Do good and make a profit

Launch of the Columbia Valley’s Community Investment co-op

Columbia Valley residents have a chance to get in on the ground-floor of a new investment cooperative launching in the East Kootenays.

Community Investment Co-ops (CIC) allow members to pool their money to support local ventures, while getting a return on their investments. Essentially, it is a way to save your money and help the local economy at the same time.

Eden Yesh, a leading advocate for investment co-ops and branch manager of the Invermere branch of Kootenay Employment Services, is spearheading the new co-op.

“You invest anyways and the options available to us right now allow us to invest in national or international mutual funds or corporations in stocks. But we can’t invest into local businesses in the Columbia Valley or Invermere easily,” Mr. Yesh says. “It’s really about bringing a portion of our portfolios into the places we live and work and play.”

Mr. Yesh reports that in RSPs alone, the East Kootenays are “leaking” $90 million per year.

“Unlike other investments where you’re completely disconnected to any of the positive or negative returns, (in a CIC) you’re very connected to your local investment, to become ambassadors, to create relationship with entrepreneurs,” says Mr. Yesh.

Businesses within the region can apply for financing, and approved applicants receive business development guidance, collaborative financing and ongoing support.

Mr. Yesh toured the Kootenays, including stops in Radium and Invermere, to promote two new co-ops for the East and West Kootenays. The Radium and Invermere sessions drew out more than 40 people to listen and learn. The presentations netted more than enough founding members to create a viable co-op.

“We had a target minimum of 60 founding members across the East Kootenays, and another goal of 60 in the west. We’ve already crossed that threshold,” shares Mr. Yesh.

The East Kootenay CIC will have four sub-regions: the Columbia Valley and Golden, Revelstoke, Kimberley and Cranbrook, and the Elk Valley. Members can donate as little as $500 or up to $5,000.

The local investment co-ops are not a guaranteed fund like a term deposit. Members share in the risks and rewards of the business portfolio, Mr. Yesh explains.

“When businesses are repaying loans as anticipated, we expect a modest return similar to a GIC.”

The East and West Kootenays’ co-ops are coming on the heels of the successful Creston co-op, which launched in December 2016. In the first few months, they signed up 107 founding members and now have more than $350,000 pooled in the community’s Credit Union. An estimated 30 plus jobs have been created as a result of that financing, Mr. Yesh says, explaining the funds from the co-op were leveraged into other financing as well for Creston business ventures.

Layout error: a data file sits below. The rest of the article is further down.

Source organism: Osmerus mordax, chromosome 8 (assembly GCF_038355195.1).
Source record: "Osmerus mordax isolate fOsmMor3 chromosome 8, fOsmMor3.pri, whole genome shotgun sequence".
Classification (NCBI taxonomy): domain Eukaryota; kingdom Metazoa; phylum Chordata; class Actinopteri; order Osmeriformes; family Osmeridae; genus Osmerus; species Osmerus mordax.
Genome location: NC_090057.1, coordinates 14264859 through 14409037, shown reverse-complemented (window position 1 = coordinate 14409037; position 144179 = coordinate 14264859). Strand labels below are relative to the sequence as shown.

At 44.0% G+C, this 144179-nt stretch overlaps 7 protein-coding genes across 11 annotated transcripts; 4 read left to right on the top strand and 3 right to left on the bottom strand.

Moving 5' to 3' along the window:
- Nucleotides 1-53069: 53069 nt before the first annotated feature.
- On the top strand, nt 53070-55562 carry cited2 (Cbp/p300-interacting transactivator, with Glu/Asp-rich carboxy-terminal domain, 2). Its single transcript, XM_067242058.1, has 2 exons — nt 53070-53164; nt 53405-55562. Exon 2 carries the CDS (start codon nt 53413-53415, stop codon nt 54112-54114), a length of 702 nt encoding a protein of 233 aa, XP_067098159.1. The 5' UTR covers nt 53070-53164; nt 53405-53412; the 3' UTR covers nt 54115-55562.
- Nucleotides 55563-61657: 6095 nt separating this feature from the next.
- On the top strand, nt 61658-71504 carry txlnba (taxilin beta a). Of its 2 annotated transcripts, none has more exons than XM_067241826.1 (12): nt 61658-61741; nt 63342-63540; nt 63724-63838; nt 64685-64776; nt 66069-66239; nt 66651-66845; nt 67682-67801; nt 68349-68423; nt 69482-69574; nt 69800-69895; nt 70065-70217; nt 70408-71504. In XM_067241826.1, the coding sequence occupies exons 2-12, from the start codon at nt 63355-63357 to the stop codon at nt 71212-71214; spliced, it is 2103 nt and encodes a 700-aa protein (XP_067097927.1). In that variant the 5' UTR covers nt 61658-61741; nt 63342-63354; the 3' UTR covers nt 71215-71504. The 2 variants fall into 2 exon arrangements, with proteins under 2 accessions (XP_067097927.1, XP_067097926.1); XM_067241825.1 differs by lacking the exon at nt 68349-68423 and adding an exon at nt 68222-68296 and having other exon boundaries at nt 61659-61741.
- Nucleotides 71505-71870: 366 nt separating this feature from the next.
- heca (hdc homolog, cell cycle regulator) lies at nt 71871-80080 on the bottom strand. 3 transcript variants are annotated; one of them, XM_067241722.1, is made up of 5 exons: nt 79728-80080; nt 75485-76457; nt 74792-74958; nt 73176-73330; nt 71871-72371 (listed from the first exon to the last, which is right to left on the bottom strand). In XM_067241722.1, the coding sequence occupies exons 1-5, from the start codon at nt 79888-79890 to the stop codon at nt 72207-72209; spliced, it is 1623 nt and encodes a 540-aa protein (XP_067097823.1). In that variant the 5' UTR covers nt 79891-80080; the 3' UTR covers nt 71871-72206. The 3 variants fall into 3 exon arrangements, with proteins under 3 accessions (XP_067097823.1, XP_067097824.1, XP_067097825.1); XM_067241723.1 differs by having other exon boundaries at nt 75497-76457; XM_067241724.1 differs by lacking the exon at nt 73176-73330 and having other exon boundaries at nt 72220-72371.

To become a founding member, sign up before December 14th. While there are no special bonuses for signing up early, you will get bragging rights that you were a founding member, and that incentive is priceless.

For more information, visit

Just Posted

Charges laid after woman’s dog dragged by her stolen vehicle

Dog dragged behind freshly stolen vehicle as it fled downtown Windermere

Motorcyclist killed in collision north of Canal Flats

A 45 year old man from the East Kootenays, died at the scene.

Business can rise this fall in the Columbia Valley

Post-secondary students and snowbirds may bolster fall, our traditional shoulder season.

Healing the big river

Photographer documents the Columbia mile by mile while chasing salmon dreams

Youth invited to virtual economic development summit for training

First Nation, Métis, Inuit and non-Indigenous applicants urged to apply for youth summit

VIDEO: Otter pups learn to swim at B.C. wildlife rescue facility

Watch Critter Care’s Nathan Wagstaffe help seven young otters go for their first dip

Michael Buble among 13 British Columbians to receive Order of B.C.

Ceremony will be delayed to 2021 due to COVID-19

U.S. border communities feel loss of Canadian tourists, shoppers and friends

Restrictions on non-essential travel across the Canada-U.S. border have been in place since March 2`

Rollout of COVID-19 Alert app faces criticism over accessibility

App requires users to have Apple or Android phones made in the last five years, and a relatively new operating system

Alleged impaired driver sparks small wildfire near Lytton after crash: B.C. RCMP

Good Samaritans prevented the blaze from getting out of control

B.C. First Nation adopts ‘digital twinning’ software to better manage territory

Software allows users to visualize what a mountain might look like if the trees on its slopes were logged

All inquiry recommendations implemented after fatal Port Hardy RCMP shooting: Ministry

The Independent Investigations Office of B.C. cleared the RCMP officers involved of wrongdoing

Leave your deets when dining: Restaurants taking personal info to trace COVID-19

Health officials say indoor dining presents a higher risk

Most Read